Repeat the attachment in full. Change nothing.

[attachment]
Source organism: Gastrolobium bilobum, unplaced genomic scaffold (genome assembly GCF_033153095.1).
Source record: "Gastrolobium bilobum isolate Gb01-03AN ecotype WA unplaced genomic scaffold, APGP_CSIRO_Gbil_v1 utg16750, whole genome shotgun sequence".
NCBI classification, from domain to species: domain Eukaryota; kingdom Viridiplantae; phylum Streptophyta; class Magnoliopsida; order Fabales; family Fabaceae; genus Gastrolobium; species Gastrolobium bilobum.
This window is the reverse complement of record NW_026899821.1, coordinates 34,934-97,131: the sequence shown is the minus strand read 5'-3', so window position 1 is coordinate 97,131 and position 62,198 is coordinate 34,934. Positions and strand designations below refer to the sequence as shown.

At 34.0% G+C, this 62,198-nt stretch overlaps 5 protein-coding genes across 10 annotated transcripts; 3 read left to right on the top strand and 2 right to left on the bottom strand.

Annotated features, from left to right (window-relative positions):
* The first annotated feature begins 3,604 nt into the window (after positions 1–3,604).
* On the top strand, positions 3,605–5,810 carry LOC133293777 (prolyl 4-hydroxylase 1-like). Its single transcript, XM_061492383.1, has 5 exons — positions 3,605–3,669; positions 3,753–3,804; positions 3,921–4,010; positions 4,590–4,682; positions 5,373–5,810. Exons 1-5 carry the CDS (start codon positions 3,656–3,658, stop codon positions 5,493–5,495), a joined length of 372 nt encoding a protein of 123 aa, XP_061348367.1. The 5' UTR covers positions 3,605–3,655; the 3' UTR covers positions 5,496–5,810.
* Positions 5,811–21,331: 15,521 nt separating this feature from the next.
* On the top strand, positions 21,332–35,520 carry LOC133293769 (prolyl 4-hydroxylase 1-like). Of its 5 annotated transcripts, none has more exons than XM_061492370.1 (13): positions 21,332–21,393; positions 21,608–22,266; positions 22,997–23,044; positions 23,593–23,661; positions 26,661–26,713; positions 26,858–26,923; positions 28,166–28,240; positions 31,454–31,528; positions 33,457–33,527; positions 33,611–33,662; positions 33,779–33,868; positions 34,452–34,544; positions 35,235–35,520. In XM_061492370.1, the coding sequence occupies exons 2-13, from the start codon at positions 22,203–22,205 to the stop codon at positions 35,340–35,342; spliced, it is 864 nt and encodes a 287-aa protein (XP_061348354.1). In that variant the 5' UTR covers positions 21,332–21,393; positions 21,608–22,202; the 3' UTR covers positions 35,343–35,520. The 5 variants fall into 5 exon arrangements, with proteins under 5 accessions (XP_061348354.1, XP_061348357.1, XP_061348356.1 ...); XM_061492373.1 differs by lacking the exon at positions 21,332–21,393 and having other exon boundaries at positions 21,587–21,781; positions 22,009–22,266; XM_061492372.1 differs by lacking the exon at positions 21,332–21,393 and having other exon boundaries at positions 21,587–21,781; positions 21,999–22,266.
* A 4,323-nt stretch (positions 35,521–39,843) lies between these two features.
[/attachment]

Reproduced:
Source organism: Gastrolobium bilobum, unplaced genomic scaffold (genome assembly GCF_033153095.1).
Source record: "Gastrolobium bilobum isolate Gb01-03AN ecotype WA unplaced genomic scaffold, APGP_CSIRO_Gbil_v1 utg16750, whole genome shotgun sequence".
NCBI classification, from domain to species: domain Eukaryota; kingdom Viridiplantae; phylum Streptophyta; class Magnoliopsida; order Fabales; family Fabaceae; genus Gastrolobium; species Gastrolobium bilobum.
This window is the reverse complement of record NW_026899821.1, coordinates 34,934-97,131: the sequence shown is the minus strand read 5'-3', so window position 1 is coordinate 97,131 and position 62,198 is coordinate 34,934. Positions and strand designations below refer to the sequence as shown.

At 34.0% G+C, this 62,198-nt stretch overlaps 5 protein-coding genes across 10 annotated transcripts; 3 read left to right on the top strand and 2 right to left on the bottom strand.

Annotated features, from left to right (window-relative positions):
* The first annotated feature begins 3,604 nt into the window (after positions 1–3,604).
* On the top strand, positions 3,605–5,810 carry LOC133293777 (prolyl 4-hydroxylase 1-like). Its single transcript, XM_061492383.1, has 5 exons — positions 3,605–3,669; positions 3,753–3,804; positions 3,921–4,010; positions 4,590–4,682; positions 5,373–5,810. Exons 1-5 carry the CDS (start codon positions 3,656–3,658, stop codon positions 5,493–5,495), a joined length of 372 nt encoding a protein of 123 aa, XP_061348367.1. The 5' UTR covers positions 3,605–3,655; the 3' UTR covers positions 5,496–5,810.
* Positions 5,811–21,331: 15,521 nt separating this feature from the next.
* On the top strand, positions 21,332–35,520 carry LOC133293769 (prolyl 4-hydroxylase 1-like). Of its 5 annotated transcripts, none has more exons than XM_061492370.1 (13): positions 21,332–21,393; positions 21,608–22,266; positions 22,997–23,044; positions 23,593–23,661; positions 26,661–26,713; positions 26,858–26,923; positions 28,166–28,240; positions 31,454–31,528; positions 33,457–33,527; positions 33,611–33,662; positions 33,779–33,868; positions 34,452–34,544; positions 35,235–35,520. In XM_061492370.1, the coding sequence occupies exons 2-13, from the start codon at positions 22,203–22,205 to the stop codon at positions 35,340–35,342; spliced, it is 864 nt and encodes a 287-aa protein (XP_061348354.1). In that variant the 5' UTR covers positions 21,332–21,393; positions 21,608–22,202; the 3' UTR covers positions 35,343–35,520. The 5 variants fall into 5 exon arrangements, with proteins under 5 accessions (XP_061348354.1, XP_061348357.1, XP_061348356.1 ...); XM_061492373.1 differs by lacking the exon at positions 21,332–21,393 and having other exon boundaries at positions 21,587–21,781; positions 22,009–22,266; XM_061492372.1 differs by lacking the exon at positions 21,332–21,393 and having other exon boundaries at positions 21,587–21,781; positions 21,999–22,266.
* A 4,323-nt stretch (positions 35,521–39,843) lies between these two features.